Driving Without a Valid (or on a Suspended) License in Pennsylvania

Read about the penalties for driving without a valid license in Pennsylvania.

Pennsylvania prohibits driving without a valid license, whether the license was suspended, revoked, or never issued. This article explains this violation, the possible penalties, and the exemptions to the license requirement.

Driving Without a License

Generally, every person who operates a motor vehicle on a Pennsylvania highway or public area must carry a valid license while driving.

Driving without a valid license. Unlicensed driving is a summary offense, carrying a fine of $200. If the driver’s license was expired for less than one year, the fine is just $25.

License not in possession. A driver who was licensed but was not carrying the license while driving can be charged with a summary offense and faces a $200 fine. However, the driver can’t be convicted if he or she presents a then-valid license to the court within 15 days of the citation.

Exceptions. Non-resident drivers with valid driver’s licenses from their home state or country can drive in Pennsylvania without an in-state license, subject to Pennsylvania age restrictions. Armed forces and federal employees on official business in official vehicles are also exempt from the license requirement. And anyone who’s at least 14 years of age can operate an implement of husbandry (tractor) without a license, but 14- and 15-year-olds must drive only on single or double-lane roads adjacent to the farmstead. (Read more about Pennsylvania's graduated license system for teenagers here.)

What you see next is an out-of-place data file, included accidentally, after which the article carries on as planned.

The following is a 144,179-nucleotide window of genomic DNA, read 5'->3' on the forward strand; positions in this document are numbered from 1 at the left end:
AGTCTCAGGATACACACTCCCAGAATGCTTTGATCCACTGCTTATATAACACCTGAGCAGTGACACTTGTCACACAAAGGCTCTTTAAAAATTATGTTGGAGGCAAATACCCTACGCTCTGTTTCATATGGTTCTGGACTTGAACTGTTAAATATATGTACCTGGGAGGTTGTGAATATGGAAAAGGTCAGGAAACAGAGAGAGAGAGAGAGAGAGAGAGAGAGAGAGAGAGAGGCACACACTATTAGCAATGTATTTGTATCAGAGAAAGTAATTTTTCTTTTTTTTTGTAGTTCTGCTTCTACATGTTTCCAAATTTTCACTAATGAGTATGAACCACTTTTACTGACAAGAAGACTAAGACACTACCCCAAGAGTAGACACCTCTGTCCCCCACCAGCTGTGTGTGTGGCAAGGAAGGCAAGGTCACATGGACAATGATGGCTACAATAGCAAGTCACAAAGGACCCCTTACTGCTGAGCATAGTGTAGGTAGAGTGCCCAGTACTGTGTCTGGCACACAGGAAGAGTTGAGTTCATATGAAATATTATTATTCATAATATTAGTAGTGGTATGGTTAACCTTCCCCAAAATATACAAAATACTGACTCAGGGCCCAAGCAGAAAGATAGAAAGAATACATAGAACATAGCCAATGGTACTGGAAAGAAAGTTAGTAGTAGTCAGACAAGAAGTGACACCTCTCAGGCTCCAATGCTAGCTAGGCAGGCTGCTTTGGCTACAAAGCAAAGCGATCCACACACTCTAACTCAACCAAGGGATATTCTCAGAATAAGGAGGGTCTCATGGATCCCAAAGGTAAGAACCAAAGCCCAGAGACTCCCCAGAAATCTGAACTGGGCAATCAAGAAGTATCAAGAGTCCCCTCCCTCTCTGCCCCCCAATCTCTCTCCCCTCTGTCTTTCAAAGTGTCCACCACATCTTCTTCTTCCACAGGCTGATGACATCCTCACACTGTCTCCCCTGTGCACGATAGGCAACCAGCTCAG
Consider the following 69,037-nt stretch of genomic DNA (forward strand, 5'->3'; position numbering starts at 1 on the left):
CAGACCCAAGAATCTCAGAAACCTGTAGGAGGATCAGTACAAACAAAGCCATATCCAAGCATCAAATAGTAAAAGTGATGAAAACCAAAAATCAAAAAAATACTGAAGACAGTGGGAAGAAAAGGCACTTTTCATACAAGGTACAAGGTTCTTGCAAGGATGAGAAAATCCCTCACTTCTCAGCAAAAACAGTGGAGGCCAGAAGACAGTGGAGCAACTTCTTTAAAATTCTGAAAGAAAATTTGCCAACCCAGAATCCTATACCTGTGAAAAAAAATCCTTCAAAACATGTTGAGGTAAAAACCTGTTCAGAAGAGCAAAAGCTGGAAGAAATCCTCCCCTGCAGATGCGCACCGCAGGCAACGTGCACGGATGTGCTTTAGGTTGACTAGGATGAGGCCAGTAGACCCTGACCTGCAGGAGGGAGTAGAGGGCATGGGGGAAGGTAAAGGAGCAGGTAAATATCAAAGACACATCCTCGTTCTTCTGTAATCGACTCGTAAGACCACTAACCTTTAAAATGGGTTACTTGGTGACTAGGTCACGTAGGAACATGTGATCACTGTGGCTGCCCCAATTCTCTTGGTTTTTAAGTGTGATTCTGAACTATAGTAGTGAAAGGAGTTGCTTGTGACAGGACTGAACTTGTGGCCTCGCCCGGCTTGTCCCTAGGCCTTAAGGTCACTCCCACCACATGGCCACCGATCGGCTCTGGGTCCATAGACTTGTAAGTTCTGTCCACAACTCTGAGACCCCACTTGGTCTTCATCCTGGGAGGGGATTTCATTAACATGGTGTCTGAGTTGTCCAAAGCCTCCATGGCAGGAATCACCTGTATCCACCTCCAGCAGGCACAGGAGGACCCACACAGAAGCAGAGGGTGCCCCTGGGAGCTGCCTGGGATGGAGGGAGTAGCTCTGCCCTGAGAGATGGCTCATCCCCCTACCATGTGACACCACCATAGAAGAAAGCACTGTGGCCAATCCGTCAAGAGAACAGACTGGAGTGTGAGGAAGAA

Driving While Suspended or Revoked

A person who operates a vehicle while on a suspended or revoked license faces fines, jail, and extended license sanctions.

Driving while suspended. Driving while suspended or revoked is a summary offense, carrying a $200 fine.

Revoked for DUI. A violator whose license was suspended or revoked due to a DUI (driving under the influence) will be guilty of a summary offense, punishable by a $500 fine and 60 to 90 days in jail. A second offense carries a $1,000 fine and at least 90 days in jail. And a third offense is a third-degree misdemeanor and will result in a $2,500 fine and at least six months in jail.

Impaired and suspended. A violator who had a blood alcohol content (BAC) of at least .02% is guilty of a summary offense, punishable by a $1,000 fine and at least 90 days in jail. A second offense is a third-degree misdemeanor and carries a $2,500 fine and at least six months in jail. A third offense is a first-degree misdemeanor, which results in a $5,000 fine and at least two years in jail.

All violations for driving while suspended will extend the suspension period for one year. All violations for driving while revoked will extend the revocation period for two years.

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